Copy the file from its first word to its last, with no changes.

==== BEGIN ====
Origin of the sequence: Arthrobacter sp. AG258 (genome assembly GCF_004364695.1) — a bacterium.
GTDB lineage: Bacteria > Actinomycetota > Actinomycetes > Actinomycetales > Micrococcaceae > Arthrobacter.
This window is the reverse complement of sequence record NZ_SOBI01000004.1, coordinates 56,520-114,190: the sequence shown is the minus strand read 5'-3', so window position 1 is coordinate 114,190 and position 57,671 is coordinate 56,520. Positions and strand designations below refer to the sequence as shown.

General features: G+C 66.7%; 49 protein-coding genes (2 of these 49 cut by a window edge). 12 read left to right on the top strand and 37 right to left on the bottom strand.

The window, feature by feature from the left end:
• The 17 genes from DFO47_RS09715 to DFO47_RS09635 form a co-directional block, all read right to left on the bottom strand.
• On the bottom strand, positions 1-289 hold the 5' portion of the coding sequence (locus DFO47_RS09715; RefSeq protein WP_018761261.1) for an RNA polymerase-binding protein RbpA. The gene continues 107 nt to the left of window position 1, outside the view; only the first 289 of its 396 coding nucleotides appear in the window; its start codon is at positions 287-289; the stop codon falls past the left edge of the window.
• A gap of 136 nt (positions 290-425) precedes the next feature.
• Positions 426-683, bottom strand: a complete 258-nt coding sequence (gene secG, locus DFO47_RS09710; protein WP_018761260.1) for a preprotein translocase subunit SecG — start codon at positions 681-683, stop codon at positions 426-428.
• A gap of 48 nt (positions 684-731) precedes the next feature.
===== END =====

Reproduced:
Origin of the sequence: Arthrobacter sp. AG258 (genome assembly GCF_004364695.1) — a bacterium.
GTDB lineage: Bacteria > Actinomycetota > Actinomycetes > Actinomycetales > Micrococcaceae > Arthrobacter.
This window is the reverse complement of sequence record NZ_SOBI01000004.1, coordinates 56,520-114,190: the sequence shown is the minus strand read 5'-3', so window position 1 is coordinate 114,190 and position 57,671 is coordinate 56,520. Positions and strand designations below refer to the sequence as shown.

General features: G+C 66.7%; 49 protein-coding genes (2 of these 49 cut by a window edge). 12 read left to right on the top strand and 37 right to left on the bottom strand.

The window, feature by feature from the left end:
• The 17 genes from DFO47_RS09715 to DFO47_RS09635 form a co-directional block, all read right to left on the bottom strand.
• On the bottom strand, positions 1-289 hold the 5' portion of the coding sequence (locus DFO47_RS09715; RefSeq protein WP_018761261.1) for an RNA polymerase-binding protein RbpA. The gene continues 107 nt to the left of window position 1, outside the view; only the first 289 of its 396 coding nucleotides appear in the window; its start codon is at positions 287-289; the stop codon falls past the left edge of the window.
• A gap of 136 nt (positions 290-425) precedes the next feature.
• Positions 426-683, bottom strand: a complete 258-nt coding sequence (gene secG, locus DFO47_RS09710; protein WP_018761260.1) for a preprotein translocase subunit SecG — start codon at positions 681-683, stop codon at positions 426-428.
• A gap of 48 nt (positions 684-731) precedes the next feature.